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Dubbed the "Blizzard of Oz" in Kansas, the storm coursed its way through the Midwest and Plains states — collapsing roofs, forcing highway and school closures, leaving tens of thousands without power and breaking snowfall and low-temperature records.
Airlines canceled about 6,300 flights Wednesday, according to the flight tracking service FlightAware.com. About a third of the canceled flights were out of Chicago's O'Hare International Airport, one of the nation's busiest hubs. Eighty-four flights were canceled at Los Angeles International Airport.
At least two deaths were blamed on the weather. On Long Island in New York, a homeless man set himself on fire trying to stay warm, and in Oklahoma a 20-year-old woman was killed while being pulled on a sled by a pickup that crashed into a pole.
By late Wednesday, the blizzard, which pummeled Chicago with lightning, thunder and whiteout conditions, had narrowed its path along northern New England and upstate New York.
At its height, the storm had a following that more than rivaled Oprah Winfrey's Twitter audience: the National Weather Service website, which normally gets 70 million hits a day, was drawing as many as 20 million an hour Wednesday.
At one point the weather service issued blizzard warnings for an area stretching from Oklahoma City to Detroit, and wind-chill warnings from the Dakotas to Texas, said Laura Furgione, the service's deputy director. She compared the "massive storm" to the one that paralyzed Chicago in 1979 for more than a week.
Not only did 20.2 inches of snow and near-hurricane winds close Chicago schools and banks Wednesday, it kept people from so much as buying groceries or fixing an achy tooth. Denise Daly spent the morning canceling appointments at her dental office.
"Someone with a toothache can deal with it for a day as long as they have something for the pain," she said.
Although the snowfall had all but stopped Wednesday evening, it went down in the books as the third-worst storm in Chicago, and set a record for cold at minus 40 degrees in parts of Montana. Oklahoma City's 11.8 inches of snow set a new February one-day record.
President Obama received a telephone briefing on the federal response to the storm from Homeland Security Secretary Janet Napolitano and Federal Emergency Management Agency Administrator Craig Fugate. FEMA had put power generators, blankets, cots, water, meals and other emergency supplies in places that were likely to suffer the most.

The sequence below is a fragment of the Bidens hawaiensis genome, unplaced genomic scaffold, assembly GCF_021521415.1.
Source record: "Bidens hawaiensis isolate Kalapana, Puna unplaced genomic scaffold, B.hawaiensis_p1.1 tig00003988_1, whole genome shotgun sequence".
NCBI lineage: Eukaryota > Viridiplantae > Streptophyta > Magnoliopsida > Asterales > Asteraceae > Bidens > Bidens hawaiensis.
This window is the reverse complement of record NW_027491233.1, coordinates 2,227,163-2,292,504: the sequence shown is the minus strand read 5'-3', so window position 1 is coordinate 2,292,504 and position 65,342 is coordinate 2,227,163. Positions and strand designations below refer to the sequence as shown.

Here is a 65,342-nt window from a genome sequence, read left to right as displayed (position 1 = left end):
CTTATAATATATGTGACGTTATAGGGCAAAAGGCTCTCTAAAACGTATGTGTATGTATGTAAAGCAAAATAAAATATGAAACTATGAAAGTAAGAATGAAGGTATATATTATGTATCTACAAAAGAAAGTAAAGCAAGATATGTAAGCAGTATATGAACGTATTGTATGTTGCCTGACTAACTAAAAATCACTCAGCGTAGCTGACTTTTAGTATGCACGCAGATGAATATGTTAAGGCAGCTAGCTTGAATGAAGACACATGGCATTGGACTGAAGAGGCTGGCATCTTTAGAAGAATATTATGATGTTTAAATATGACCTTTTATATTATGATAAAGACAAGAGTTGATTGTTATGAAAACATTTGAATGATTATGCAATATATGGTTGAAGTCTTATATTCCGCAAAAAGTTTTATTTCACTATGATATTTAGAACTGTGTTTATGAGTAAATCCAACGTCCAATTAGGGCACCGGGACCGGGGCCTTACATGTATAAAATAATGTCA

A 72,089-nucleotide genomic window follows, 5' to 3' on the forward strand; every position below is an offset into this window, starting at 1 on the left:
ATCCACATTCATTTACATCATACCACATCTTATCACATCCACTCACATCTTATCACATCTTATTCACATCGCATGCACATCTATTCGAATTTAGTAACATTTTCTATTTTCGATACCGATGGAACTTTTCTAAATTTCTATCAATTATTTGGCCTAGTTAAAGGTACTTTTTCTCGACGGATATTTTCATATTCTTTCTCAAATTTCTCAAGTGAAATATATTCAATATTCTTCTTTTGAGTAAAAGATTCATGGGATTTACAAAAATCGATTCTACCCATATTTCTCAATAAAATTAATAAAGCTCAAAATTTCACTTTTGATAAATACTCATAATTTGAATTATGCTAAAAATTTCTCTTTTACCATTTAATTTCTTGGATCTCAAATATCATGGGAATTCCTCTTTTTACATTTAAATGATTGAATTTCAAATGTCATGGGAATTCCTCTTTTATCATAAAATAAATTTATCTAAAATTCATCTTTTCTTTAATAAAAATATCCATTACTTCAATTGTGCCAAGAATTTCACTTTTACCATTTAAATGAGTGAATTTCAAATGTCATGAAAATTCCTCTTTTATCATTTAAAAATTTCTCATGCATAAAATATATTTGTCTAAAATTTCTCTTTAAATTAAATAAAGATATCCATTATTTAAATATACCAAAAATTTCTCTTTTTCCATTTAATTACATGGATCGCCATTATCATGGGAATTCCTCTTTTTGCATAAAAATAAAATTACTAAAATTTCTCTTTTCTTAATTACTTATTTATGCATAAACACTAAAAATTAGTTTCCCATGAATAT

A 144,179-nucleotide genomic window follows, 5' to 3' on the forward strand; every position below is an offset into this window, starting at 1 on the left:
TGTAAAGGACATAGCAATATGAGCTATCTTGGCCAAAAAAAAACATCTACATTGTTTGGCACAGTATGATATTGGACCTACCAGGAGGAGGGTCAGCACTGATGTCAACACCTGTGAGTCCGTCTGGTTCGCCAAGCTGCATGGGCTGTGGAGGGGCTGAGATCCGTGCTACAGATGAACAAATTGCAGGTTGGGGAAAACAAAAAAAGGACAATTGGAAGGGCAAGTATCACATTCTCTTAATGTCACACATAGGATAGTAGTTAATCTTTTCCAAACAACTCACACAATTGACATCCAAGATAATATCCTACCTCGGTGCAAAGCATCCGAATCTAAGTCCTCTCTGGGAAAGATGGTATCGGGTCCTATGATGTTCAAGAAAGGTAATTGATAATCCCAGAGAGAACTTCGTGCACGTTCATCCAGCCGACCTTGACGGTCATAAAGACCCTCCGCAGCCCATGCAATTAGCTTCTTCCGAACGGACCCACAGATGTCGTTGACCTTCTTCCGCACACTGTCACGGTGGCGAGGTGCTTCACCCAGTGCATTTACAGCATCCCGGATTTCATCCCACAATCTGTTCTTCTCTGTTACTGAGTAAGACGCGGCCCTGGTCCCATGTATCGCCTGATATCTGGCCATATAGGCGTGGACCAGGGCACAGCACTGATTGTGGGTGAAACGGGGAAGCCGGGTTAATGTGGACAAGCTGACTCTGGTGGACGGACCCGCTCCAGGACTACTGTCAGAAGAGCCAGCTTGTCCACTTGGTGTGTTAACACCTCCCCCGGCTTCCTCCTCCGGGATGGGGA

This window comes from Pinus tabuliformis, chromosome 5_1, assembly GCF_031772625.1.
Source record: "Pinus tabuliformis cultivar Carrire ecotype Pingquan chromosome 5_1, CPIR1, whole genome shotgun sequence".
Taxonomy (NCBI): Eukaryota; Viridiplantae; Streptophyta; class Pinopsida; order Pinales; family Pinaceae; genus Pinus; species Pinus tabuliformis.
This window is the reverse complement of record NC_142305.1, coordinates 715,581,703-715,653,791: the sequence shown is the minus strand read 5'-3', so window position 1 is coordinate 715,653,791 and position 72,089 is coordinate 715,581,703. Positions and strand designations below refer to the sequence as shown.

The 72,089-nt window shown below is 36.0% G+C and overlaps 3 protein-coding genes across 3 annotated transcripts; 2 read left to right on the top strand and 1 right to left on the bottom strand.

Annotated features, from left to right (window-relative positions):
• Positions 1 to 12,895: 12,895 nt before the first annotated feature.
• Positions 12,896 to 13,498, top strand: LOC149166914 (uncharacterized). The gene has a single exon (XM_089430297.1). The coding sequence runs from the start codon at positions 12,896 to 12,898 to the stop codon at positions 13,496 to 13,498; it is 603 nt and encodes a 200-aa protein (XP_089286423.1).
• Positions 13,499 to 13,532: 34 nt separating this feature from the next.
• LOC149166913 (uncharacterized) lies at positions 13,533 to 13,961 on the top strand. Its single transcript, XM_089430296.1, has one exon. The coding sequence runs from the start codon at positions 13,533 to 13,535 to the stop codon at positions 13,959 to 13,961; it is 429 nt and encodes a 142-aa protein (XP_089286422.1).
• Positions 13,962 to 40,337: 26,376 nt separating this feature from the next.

"It's been a very snowy winter in general," Furgione said. "It's not over yet. We're still expecting this cold air to remain over the central United States and even the Eastern Seaboard. We are expecting more below-normal temperatures at least through the next two weeks."
For worried Super Bowl fans, predictions called for warmer temperatures by Sunday in Dallas, where an unusually severe ice storm had driven the mercury below zero and prompted utility companies to orchestrate rolling blackouts across the city, with the exception of Cowboys Stadium.
"It won't be anywhere near as cold Sunday in Dallas as it is today down there," said Bruce Sullivan, a National Weather Service meteorologist.
In New York City, the locals called it the "Groundhog Day Storm" as they gingerly negotiated icy sidewalks, and Mayor Michael R. Bloomberg had an uplifting encounter with the city's most famous groundhog, Staten Island Chuck, who, however improbably, predicted an early spring. (And you don't mess with Chuck: In 2009 he bit the mayor's hand, prompting Bloomberg to wear gloves for their next encounters.)
In Kansas City, Mo., Danny Rotert, an aide to Rep. Emanuel Cleaver II (D-Mo.), was hunkered down in his home, responding to questions via e-mail.
"The city is shut down and has declared an emergency," he wrote. "… Even if I could shovel the driveway to get out, my street would be impassable."
Some motorists were stuck for hours in their vehicles on snow-clogged highways.
On Chicago's Lake Shore Drive, nearly 1,000 cars were stranded overnight. Just before dawn Wednesday, firefighters walked down the line of snow-caked cars, shining flashlights inside to check on motorists.
Joanna Moore, 24, and her boyfriend were returning home from the Downstream Casino Resort in Quapaw, Okla., when they got caught in whiteout on the Will Rogers Turnpike. They had two cups of hot chocolate and two muffins to tide them over between 9 a.m. and 8 p.m., when the National Guard rescued them.
They were among 16 people waiting out the storm at a Red Cross shelter set up in a local church. It was unclear when the couple would be able to retrieve their car and get home. Moore said she was crossing her fingers that they would be there in time for her 3-year-old daughter's birthday Friday.
Meanwhile, officials began to prepare for an onslaught of insurance claims resulting from damaged properties like the Hard Rock Hotel & Casino near Tulsa, where part of the roof caved in.
Wet snow and heavy ice caused roofs to cave in and buildings to collapse in several states. A gas station canopy plummeted in Long Island, an airplane hanger in Boston and an entire brick building in northwest Connecticut.
Even sunny Arizona didn't escape freezing temperatures, prompting a warning from the National Weather Service for Phoenix residents to keep their plants and pets warm.
In Milan, N.H., Brad Ray, 72, who used to rescue people from avalanches on Mt. Washington, wondered what all the fuss was about.
Yes, the snow was coming down, he said, and they had already had 12 inches.
No, he wasn't rushing to plow his 1,325-foot driveway. "My plow truck is a pretty good size," he said. "I have a lot of weight and chains on it. I don't worry about pushing the snow."
But even with all his equipment and know-how, he advised: "Listen to the professionals and don't go out unless you really have to."
By Richard Simon, Geraldine Baum and Abby Sewell, Los Angeles Times